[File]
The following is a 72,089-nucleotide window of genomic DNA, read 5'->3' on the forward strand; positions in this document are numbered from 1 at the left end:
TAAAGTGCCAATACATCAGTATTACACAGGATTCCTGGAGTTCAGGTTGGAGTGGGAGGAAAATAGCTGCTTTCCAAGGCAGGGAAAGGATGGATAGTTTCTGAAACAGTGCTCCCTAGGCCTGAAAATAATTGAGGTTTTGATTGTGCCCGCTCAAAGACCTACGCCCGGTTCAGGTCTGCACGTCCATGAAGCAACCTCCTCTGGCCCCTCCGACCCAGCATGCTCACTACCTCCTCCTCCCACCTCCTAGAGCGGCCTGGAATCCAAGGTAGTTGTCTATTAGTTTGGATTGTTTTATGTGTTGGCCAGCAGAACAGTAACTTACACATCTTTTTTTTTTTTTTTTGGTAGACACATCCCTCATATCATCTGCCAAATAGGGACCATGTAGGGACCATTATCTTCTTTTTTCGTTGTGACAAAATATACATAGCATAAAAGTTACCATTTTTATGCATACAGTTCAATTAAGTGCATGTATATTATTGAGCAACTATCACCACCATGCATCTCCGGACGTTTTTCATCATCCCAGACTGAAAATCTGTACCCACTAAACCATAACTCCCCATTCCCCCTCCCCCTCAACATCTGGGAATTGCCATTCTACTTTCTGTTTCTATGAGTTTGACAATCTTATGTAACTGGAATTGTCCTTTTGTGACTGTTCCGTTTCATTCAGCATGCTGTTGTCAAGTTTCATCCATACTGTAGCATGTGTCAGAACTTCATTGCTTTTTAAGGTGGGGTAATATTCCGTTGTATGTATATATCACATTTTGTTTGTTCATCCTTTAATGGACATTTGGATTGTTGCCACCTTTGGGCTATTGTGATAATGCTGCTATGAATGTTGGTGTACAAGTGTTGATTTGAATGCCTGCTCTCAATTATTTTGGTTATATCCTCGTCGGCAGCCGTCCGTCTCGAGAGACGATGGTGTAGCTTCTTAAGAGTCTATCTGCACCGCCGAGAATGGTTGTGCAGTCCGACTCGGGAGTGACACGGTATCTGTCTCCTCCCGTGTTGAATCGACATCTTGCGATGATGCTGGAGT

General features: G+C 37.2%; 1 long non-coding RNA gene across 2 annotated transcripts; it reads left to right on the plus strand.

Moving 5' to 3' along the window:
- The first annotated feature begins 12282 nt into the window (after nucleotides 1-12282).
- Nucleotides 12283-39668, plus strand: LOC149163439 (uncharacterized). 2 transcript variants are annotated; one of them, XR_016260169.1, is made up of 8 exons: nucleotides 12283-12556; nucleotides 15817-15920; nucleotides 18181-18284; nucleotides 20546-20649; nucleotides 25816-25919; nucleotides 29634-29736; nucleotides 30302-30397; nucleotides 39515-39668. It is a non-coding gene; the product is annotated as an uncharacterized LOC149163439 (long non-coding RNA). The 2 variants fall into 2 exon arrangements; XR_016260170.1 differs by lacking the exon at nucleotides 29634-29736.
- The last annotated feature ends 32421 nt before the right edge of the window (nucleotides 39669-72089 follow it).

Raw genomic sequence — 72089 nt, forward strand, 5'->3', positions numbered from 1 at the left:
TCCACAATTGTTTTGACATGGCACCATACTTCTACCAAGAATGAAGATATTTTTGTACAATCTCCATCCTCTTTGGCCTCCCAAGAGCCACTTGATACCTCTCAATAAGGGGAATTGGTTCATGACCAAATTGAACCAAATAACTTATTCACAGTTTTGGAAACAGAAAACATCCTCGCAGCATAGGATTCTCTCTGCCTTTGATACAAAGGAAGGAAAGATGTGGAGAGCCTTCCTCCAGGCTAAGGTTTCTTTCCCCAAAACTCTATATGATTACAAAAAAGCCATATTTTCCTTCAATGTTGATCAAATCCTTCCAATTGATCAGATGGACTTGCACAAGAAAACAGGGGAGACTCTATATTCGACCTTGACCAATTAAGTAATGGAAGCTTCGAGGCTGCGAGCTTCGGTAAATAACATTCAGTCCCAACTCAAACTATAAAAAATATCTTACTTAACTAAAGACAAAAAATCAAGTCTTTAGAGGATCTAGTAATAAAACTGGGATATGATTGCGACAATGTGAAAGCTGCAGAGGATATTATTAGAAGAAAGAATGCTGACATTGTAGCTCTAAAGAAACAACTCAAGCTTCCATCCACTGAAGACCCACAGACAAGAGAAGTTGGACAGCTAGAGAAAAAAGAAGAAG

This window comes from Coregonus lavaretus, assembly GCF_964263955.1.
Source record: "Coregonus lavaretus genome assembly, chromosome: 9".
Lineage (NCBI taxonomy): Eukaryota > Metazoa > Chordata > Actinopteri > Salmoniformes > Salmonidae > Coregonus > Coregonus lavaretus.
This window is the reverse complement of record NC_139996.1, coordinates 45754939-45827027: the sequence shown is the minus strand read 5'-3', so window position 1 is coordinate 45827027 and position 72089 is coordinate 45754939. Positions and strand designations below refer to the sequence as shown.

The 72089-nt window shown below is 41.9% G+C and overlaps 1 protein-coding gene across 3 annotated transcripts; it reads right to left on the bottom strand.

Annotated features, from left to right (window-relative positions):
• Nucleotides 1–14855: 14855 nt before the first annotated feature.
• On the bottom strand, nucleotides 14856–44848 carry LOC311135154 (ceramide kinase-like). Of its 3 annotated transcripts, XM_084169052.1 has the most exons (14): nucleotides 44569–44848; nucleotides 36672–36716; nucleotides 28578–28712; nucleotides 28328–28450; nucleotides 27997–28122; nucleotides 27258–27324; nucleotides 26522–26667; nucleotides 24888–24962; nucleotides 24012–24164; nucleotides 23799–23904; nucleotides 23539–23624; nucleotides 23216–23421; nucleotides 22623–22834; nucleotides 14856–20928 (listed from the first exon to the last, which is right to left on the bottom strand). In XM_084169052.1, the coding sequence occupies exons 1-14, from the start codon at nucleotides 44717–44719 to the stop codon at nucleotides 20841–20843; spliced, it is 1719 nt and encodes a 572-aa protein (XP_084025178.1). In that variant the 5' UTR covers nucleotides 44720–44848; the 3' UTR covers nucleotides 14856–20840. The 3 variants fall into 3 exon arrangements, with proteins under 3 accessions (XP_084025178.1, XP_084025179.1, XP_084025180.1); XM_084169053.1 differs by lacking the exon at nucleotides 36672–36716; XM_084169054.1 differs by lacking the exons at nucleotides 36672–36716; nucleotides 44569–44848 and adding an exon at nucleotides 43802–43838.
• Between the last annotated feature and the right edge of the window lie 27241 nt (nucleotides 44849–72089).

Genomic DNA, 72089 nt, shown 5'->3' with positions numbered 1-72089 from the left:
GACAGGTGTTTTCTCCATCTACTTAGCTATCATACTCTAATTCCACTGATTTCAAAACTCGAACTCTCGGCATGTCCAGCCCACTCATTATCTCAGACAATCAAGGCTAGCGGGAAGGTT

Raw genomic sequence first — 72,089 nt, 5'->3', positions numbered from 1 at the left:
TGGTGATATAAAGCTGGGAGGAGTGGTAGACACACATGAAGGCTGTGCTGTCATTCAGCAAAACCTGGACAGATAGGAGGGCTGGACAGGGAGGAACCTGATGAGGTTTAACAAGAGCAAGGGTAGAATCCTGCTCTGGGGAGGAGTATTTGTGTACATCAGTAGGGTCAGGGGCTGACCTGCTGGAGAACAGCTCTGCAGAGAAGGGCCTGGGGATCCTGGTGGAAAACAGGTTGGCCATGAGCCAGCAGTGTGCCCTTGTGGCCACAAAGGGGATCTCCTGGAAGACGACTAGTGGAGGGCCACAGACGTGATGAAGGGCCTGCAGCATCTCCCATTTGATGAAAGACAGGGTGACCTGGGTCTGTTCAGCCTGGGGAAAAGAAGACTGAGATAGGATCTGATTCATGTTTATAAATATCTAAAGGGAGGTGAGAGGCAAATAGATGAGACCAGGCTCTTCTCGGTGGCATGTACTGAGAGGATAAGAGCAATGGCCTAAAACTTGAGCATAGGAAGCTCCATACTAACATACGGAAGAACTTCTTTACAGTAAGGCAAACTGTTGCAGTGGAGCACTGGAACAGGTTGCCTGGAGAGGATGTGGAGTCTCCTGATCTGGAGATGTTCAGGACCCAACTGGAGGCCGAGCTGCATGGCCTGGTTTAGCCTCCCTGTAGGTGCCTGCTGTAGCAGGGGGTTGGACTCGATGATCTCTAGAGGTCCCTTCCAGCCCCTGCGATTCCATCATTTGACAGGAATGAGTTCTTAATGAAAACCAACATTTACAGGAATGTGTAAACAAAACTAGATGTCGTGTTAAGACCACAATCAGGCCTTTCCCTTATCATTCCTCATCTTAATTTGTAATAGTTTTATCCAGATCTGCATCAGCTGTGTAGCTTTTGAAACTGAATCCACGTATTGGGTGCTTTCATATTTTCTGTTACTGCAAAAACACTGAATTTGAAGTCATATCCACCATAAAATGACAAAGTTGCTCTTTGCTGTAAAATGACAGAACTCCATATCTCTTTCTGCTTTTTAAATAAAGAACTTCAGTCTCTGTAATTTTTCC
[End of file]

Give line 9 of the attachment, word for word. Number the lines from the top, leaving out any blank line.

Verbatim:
TCCACAATTGTTTTGACATGGCACCATACTTCTACCAAGAATGAAGATATTTTTGTACAATCTCCATCCTCTTTGGCCTCCCAAGAGCCACTTGATACCTCTCAATAAGGGGAATTGGTTCATGACCAAATTGAACCAAATAACTTATTCACAGTTTTGGAAACAGAAAACATCCTCGCAGCATAGGATTCTCTCTGCCTTTGATACAAAGGAAGGAAAGATGTGGAGAGCCTTCCTCCAGGCTAAGGTTTCTTTCCCCAAAACTCTATATGATTACAAAAAAGCCATATTTTCCTTCAATGTTGATCAAATCCTTCCAATTGATCAGATGGACTTGCACAAGAAAACAGGGGAGACTCTATATTCGACCTTGACCAATTAAGTAATGGAAGCTTCGAGGCTGCGAGCTTCGGTAAATAACATTCAGTCCCAACTCAAACTATAAAAAATATCTTACTTAACTAAAGACAAAAAATCAAGTCTTTAGAGGATCTAGTAATAAAACTGGGATATGATTGCGACAATGTGAAAGCTGCAGAGGATATTATTAGAAGAAAGAATGCTGACATTGTAGCTCTAAAGAAACAACTCAAGCTTCCATCCACTGAAGACCCACAGACAAGAGAAGTTGGACAGCTAGAGAAAAAAGAAGAAG